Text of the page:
# Diff-in-Diff with aggregated data

I am trying to find causal effects of a policy change in one county in Spain on the absence of certain types of cancer in 2008. My idea was to compare pre- and post-treatment prevalence rates in this county with the national rates (maybe also compare to the prevalence rates of peer counties). (treated vs non-treated ofcourse)

My data are aggregated, meaning I have cancer rates per year from 2000 until 2014 for each and every county (89 in total), see http://imgur.com/XKAxGGD with only 3 counties as an example.

If I plot my data over time ("county1" vs "mean rates of every other county"), the common trends assumption seems to be met, and you can also see the effect of the treatment pretty good.

My question is the following: since my data are not on an individual basis, is it even appropriate/possible to use the regression formulation of diff-in-diff? I don´t see how it would be possible to get sstandard errors off that.

Thank you so much!

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## 1 Answer

You can use the standard difference in differences framework. Given that you treatment happens at the county level, the aggregate regression will estimate the same coefficient as the individual level regression. If $g = 1$ is a dummy for people who live in the treated county ($g=0$ are the control counties) and $t = 1$ is the post treatment period (with $t=0$ being the pre-treatment period), your difference in differences estimate is $$E[y_i|g=1, t=1] - E[y_i|g=1, t=0] - (E[y_i|g=0, t=1] - E[y_i|g=0, t=0])$$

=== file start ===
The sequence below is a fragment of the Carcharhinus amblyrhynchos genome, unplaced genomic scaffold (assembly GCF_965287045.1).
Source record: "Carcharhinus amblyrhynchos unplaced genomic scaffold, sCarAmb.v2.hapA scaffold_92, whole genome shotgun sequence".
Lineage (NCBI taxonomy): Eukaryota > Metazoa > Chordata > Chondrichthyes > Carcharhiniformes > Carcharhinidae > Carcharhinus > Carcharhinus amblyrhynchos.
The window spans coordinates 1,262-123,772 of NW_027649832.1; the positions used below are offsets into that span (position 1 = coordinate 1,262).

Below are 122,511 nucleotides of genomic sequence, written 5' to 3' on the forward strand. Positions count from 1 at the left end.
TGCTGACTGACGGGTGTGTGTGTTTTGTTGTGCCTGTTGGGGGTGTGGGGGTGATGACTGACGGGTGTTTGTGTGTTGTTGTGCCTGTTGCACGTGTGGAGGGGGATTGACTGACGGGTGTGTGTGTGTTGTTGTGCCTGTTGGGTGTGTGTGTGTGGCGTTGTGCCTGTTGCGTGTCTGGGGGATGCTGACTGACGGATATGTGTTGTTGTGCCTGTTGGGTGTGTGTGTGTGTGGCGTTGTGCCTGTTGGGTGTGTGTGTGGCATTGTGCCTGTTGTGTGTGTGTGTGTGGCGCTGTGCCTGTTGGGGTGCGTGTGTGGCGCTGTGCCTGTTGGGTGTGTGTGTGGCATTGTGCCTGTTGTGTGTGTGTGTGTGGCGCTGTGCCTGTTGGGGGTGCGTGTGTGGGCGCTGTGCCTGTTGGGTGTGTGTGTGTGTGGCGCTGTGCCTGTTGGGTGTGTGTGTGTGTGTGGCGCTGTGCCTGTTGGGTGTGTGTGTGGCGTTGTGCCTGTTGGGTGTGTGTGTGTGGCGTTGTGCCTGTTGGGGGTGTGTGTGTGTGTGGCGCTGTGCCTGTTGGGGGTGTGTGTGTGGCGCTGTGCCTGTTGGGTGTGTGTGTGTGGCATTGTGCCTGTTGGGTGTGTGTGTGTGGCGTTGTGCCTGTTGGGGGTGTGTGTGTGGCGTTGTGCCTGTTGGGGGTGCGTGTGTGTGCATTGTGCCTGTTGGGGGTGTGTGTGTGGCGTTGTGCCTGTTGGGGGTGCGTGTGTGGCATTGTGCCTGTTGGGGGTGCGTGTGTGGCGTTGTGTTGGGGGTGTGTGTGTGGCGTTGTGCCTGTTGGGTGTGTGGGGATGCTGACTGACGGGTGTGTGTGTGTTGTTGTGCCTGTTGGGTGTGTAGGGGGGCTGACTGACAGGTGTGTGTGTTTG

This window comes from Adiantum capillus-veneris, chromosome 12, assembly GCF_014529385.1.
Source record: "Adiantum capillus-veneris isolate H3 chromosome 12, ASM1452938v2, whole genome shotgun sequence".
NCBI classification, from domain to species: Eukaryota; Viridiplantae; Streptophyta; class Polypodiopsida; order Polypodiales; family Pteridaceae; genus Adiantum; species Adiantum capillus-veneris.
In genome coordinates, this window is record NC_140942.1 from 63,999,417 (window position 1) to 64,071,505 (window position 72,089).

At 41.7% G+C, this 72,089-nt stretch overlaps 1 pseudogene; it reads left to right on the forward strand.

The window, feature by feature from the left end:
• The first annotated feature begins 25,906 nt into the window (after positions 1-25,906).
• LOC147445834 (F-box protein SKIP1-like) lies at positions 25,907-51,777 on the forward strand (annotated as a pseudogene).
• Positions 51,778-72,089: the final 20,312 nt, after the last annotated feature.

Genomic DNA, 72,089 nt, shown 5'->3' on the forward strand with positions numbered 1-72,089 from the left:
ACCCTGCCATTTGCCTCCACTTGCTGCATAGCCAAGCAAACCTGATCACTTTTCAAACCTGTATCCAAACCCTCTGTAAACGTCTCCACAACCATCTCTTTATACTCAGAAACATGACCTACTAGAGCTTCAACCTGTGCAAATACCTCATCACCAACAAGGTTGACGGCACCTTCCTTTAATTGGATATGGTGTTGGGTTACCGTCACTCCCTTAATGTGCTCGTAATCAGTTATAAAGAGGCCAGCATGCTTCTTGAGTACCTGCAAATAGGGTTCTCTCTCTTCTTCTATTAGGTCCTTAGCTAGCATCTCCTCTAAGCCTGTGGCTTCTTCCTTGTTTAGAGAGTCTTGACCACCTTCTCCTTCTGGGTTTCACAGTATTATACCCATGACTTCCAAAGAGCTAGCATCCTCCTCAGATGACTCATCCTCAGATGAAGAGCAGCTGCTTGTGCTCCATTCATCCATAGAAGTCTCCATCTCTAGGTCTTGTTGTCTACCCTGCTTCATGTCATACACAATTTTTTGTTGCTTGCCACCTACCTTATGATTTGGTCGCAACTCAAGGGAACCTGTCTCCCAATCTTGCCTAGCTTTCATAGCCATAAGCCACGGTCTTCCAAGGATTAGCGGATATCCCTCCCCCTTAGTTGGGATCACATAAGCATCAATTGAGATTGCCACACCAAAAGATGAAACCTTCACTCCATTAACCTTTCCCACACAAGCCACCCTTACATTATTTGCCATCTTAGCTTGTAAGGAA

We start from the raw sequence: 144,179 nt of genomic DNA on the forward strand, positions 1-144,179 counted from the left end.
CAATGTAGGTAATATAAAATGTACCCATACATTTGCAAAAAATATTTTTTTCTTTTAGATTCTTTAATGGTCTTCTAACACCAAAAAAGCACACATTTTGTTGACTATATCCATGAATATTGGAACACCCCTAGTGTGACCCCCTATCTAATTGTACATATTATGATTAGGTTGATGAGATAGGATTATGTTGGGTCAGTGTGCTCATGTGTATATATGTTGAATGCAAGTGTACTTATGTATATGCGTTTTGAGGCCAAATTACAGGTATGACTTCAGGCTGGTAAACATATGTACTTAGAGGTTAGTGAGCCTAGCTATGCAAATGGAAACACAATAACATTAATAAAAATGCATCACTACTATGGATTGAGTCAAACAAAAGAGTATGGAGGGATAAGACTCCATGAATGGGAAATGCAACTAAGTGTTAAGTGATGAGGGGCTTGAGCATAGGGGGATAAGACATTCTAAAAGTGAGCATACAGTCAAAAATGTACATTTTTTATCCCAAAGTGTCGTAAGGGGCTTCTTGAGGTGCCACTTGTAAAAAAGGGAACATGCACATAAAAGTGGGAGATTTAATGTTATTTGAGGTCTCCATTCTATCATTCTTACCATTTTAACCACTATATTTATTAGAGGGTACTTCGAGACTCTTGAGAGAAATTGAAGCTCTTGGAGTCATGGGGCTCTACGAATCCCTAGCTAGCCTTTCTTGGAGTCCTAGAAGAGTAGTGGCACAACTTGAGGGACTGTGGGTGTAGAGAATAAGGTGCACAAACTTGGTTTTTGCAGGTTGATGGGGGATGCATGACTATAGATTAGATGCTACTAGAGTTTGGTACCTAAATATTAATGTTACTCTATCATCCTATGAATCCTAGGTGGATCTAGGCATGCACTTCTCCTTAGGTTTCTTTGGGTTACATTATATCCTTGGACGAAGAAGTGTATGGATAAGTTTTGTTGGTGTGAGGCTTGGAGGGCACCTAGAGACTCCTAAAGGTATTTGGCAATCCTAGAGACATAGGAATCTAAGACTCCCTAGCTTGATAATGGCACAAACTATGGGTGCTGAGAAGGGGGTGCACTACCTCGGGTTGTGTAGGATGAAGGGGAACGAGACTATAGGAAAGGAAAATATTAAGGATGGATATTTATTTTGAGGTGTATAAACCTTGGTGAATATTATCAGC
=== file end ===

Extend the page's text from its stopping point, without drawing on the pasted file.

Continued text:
where $y_i$ is the outcome of interest and $E$ is the expectations operator. So you take the difference of the pre- and post-treatment period average of the outcome in the treatment group and subtract from that the difference of the pre- and post-treatment period average in the control group.

Whether you do this at the individual level or county level will give the same point estimate but the standard errors will not be the same. As long as you cluster the standard errors at the county level this should not be a problem though.

• @kpaz if you found this answer helpful, you can accept it by ticking the check mark underneath the voting buttons. This signals to other users that this answer helped and solved your doubts. – Andy Mar 19 '16 at 18:54